The stock part is a 50 lb. gas spring with ball-joint fittings, McMaster part #4138T621. I simply drilled a hole in the column (and tapped it for 5/16-18) for the lower pivot, but the upper pivot point wanted to be above the top of the head to allow for a full 12″ of travel. I designed and machined a simple aluminum part to extend the upper pivot point and mounted it to the head. While I was at it I also machined a nice little cap to cover the hole where the Z-axis crank was.
gas spring modification G0704 milling machine CNC

The backlash in the lead screws has been giving me relatively poor surface finishes, so I bead blasted these parts to even them out. I like the look, but the “toothy” surface really grabs onto dirt.

I was hoping to double the rapid speed I could get out of the Z-axis, but I didn’t quite make it… It went from 15 in/min to about 25 in/min, although I just bought some better way oil so we’ll see if that makes up the difference.

CNC surface machining

I’ll be posting more about exactly what this part is in the near future, but for now I’m super excited about making my first surfaced part on the mill…

This is ABS, which I’m using to test the program before moving on to brass. Good thing too, because one of the last commands jammed the end mill down into the part… I pressed the reset button just as the bottom of the collet was carving out a pocket in the ABS and nothing was damaged, but if I was using brass things would have been ugly.

The end mill is a 1/4″ three flute uncoated carbide ball end mill. The spindle speed was around 2400 rpm and the feed was 7.5 ipm.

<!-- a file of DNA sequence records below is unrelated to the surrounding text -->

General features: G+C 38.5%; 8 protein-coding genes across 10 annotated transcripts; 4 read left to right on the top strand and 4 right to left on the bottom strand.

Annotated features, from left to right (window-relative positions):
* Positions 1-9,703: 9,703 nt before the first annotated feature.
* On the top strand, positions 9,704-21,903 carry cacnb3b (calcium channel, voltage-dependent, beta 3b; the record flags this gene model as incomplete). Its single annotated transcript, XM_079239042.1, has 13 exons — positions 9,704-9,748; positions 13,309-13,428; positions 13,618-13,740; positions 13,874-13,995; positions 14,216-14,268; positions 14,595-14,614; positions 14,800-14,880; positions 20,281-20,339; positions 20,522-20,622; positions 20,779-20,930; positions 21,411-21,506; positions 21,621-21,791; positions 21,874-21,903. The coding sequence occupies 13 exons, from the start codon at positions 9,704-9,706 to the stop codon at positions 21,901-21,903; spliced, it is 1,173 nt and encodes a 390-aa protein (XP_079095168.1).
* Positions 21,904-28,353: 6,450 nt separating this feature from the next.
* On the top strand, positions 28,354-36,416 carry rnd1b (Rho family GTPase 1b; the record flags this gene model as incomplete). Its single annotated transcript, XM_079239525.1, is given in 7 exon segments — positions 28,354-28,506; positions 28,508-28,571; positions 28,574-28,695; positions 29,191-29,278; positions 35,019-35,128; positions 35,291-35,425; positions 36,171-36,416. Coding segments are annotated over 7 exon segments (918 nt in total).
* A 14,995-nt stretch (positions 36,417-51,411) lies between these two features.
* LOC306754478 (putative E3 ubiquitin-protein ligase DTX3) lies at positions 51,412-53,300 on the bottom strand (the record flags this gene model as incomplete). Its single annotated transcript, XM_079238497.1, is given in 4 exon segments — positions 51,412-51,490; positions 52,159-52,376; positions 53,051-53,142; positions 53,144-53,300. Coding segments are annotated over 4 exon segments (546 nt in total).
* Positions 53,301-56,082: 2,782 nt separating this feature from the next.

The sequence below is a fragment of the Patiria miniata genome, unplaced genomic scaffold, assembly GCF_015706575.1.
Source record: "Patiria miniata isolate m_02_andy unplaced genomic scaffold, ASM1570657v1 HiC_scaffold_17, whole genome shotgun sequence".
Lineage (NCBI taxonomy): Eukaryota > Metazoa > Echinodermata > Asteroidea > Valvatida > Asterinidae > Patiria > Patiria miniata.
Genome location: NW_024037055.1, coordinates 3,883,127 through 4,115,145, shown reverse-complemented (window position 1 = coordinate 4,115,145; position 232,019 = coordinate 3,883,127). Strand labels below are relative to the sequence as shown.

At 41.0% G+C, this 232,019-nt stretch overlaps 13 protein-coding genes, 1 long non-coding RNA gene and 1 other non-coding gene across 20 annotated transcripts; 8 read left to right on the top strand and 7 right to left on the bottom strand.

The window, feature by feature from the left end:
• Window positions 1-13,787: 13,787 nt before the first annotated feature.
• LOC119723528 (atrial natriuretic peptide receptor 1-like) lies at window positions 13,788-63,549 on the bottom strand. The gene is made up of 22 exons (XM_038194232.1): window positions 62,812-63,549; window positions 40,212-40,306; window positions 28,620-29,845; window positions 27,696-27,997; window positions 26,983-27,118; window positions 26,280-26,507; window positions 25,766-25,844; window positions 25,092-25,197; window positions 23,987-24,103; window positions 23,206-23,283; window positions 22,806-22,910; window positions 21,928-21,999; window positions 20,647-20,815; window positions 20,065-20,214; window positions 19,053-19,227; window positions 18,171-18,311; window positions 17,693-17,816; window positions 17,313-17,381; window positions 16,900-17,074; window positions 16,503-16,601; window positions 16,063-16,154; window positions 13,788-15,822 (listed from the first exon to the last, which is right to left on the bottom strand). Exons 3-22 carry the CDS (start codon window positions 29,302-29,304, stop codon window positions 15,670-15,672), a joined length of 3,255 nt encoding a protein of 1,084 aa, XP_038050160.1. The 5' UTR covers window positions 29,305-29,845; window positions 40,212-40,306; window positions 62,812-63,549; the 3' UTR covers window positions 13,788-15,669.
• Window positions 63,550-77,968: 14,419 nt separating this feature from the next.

sneak peek! hot shop styles for 2012

This new milling machine creates a lot of tiny shards of aluminum. And apparently those are not good for a toddler to eat, so I’ve had to take steps to reduce the amount of aluminum chips I drag into the house from the shop. I think my solution is pretty stylish…

shop coveralls G0704 CNC mill

3D-printed shop vac adapter

Believe it or not, 3D printing can be used for more useful things than clip-on mustaches… I have a miter saw with a missing dust bag, so whenever I use it I fill the immediate area with a fine coating of sawdust. I always thought a shop vac attachment would be more useful than the bag anyway, so I bought a 1.5″ to 2.5″ adapter that didn’t work at all. So I simply measured both ports and sketched up a quick elbow adapter.

I then modeled it in CAD, converting inches to mm and fine-tuning some of the dimensions and details.

A couple of simple sweeps and shell features, plus some details for hose clamps (a backup, in case the friction-fit doesn’t work):

The print took about 8 hours and required copious support material (which in turn took copious cleanup) but it came out perfect.

And fit perfectly too (no hose clamps required)!

I’ve uploaded the part to Thingiverse… enjoy!

CNC mill to-do list

Making progress (finally) on the mill upgrades, including full enclosure, flood coolant, oiling system, and ball screw conversion. Stay tuned!